• followed by knowledge of the subject area: what to teach
  • and develop understanding of multilingualism in refugee contexts: the role of language in learning.

All teachers also need training in appropriate psycho-social support for refugee pupils and their families.

This development of theoretical knowledge and practical skills then needs to be supplemented through on-going supervision and support to teachers. This could be provided in a range of ways, to individuals or groups of teachers, using skype, email or video conferences. Peer supervision may be viable in some schools.

For existing teachers:

  • Any change in expectations of teachers must be introduced carefully to ensure that teachers are not over-burdened.
  • They can also be supported to improve/develop traditional methods of language teaching, rather than being expected to adopt new pedagogies.

Let’s think about the role of existing training colleges and universities in developing teachers of refugees:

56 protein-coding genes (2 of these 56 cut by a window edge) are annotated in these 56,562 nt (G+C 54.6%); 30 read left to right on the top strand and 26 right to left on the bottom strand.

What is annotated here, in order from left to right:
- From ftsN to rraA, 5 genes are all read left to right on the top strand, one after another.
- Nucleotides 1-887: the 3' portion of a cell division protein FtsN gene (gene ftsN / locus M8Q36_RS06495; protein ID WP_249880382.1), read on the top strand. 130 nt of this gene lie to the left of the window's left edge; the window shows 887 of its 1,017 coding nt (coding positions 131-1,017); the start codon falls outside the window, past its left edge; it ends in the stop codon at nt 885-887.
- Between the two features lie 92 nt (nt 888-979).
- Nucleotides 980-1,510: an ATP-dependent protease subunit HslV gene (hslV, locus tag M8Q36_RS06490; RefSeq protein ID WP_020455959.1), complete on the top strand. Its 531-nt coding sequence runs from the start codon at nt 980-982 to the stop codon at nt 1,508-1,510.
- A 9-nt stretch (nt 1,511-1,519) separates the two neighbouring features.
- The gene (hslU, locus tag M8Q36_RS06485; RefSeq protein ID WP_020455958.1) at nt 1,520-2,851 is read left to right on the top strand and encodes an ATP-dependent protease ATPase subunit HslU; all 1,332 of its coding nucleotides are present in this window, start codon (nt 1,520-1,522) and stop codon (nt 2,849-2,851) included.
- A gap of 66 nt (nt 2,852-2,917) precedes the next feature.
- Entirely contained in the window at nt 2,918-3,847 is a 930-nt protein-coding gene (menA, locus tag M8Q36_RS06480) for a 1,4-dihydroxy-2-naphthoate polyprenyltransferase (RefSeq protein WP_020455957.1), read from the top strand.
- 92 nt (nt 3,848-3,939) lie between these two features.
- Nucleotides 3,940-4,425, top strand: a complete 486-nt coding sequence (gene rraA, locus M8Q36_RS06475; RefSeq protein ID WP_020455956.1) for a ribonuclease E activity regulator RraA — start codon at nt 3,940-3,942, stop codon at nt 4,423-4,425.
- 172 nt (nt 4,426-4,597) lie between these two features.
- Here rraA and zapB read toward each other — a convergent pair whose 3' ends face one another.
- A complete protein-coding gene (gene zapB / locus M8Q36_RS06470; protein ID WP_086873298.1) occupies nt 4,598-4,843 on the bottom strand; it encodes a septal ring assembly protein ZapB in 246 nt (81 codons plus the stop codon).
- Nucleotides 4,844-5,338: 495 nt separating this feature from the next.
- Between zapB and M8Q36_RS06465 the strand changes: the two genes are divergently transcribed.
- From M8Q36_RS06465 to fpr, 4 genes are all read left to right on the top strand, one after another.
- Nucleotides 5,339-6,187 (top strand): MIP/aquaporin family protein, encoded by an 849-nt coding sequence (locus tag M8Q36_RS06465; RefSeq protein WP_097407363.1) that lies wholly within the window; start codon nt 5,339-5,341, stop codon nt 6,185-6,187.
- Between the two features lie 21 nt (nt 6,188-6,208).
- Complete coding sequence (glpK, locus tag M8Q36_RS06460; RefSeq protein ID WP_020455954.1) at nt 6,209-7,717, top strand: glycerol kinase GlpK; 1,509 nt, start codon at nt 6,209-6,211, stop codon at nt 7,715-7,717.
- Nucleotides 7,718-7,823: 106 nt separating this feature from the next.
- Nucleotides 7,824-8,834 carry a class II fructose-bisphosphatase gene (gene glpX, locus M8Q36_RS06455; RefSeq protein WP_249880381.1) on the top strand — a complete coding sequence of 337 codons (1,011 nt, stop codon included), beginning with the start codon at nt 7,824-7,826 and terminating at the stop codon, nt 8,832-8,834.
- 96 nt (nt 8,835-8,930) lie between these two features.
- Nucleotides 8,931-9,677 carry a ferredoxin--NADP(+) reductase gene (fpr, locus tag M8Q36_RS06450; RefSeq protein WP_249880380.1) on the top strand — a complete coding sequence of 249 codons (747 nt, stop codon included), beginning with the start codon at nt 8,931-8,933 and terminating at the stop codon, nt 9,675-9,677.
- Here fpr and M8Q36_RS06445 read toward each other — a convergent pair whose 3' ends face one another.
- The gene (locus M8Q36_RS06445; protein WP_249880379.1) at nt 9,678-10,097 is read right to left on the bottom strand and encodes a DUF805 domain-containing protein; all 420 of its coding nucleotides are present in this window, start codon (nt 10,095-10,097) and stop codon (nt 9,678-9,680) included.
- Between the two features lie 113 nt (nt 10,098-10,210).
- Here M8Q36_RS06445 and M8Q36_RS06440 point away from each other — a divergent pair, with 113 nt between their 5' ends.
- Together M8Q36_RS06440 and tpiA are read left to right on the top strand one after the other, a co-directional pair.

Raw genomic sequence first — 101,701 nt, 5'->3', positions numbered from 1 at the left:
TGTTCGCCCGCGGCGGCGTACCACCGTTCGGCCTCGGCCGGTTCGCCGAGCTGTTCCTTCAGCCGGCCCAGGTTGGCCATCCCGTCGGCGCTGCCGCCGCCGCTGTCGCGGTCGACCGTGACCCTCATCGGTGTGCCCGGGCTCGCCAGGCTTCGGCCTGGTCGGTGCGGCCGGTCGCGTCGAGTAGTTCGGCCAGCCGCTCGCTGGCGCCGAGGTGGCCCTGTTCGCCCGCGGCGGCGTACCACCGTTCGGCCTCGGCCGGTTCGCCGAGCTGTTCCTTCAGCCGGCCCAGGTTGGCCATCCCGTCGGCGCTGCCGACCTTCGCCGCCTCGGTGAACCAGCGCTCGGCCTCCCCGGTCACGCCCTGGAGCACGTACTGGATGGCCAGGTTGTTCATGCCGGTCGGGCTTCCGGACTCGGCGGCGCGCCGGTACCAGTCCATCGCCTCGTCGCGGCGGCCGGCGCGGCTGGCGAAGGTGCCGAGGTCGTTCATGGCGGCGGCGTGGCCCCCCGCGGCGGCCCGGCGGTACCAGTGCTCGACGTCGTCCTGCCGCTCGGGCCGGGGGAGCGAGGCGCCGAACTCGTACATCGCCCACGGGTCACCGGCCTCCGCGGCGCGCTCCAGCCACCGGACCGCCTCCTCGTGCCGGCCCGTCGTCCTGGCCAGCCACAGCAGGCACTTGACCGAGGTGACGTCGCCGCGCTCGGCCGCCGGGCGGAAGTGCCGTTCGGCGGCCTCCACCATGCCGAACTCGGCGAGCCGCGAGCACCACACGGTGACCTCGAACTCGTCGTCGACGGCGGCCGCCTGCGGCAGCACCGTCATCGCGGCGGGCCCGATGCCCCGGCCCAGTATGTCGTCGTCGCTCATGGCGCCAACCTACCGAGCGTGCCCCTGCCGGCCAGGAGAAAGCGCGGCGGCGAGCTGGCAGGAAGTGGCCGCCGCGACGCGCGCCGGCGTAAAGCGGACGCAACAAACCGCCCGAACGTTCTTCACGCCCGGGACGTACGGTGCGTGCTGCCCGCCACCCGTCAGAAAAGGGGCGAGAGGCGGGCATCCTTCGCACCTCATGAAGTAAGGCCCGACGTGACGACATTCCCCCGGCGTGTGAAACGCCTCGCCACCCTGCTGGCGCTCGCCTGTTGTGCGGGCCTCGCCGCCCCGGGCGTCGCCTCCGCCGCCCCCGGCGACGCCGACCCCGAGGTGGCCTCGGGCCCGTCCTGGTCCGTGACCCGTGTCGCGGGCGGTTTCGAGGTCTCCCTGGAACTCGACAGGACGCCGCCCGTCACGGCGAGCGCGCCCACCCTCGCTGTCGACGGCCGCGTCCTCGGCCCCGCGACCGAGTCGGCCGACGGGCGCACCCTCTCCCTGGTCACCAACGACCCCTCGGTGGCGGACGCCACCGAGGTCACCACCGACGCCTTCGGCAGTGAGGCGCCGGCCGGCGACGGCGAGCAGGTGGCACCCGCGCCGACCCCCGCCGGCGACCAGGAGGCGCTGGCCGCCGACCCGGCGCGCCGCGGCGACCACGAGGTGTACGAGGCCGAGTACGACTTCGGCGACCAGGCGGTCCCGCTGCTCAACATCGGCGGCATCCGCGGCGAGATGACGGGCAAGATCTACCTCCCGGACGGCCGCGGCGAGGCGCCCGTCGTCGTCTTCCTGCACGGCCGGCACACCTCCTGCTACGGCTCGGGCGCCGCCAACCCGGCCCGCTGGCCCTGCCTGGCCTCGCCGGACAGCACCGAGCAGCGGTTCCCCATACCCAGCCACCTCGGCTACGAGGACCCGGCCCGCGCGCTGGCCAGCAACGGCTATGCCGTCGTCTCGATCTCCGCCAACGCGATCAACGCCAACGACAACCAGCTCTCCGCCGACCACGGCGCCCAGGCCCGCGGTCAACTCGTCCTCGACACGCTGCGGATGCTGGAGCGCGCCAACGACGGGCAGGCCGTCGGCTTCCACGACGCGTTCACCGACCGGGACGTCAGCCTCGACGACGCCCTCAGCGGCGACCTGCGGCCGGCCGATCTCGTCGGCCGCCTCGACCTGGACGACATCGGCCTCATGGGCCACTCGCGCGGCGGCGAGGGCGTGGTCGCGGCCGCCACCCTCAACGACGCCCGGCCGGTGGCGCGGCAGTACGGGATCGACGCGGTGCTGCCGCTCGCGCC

1. Universities in countries with large numbers of refugees should get involved with teacher training for teachers in refugee contexts.
  2. Continuing professional development should be offered to teachers of refugees in contexts that are both formal (eg in local schools) and informal (eg volunteer-run classes in camps).
  3. New in-service teacher education provision can best be achieved through partnerships with institutions which:
  • have trainers who understand issues in working with refugees;
  • support teachers in implementing new curricula, in using new teaching methods and in enhancing the practical competencies of dealing with displaced learners, including lesson planning for diverse groups of learners and materials design.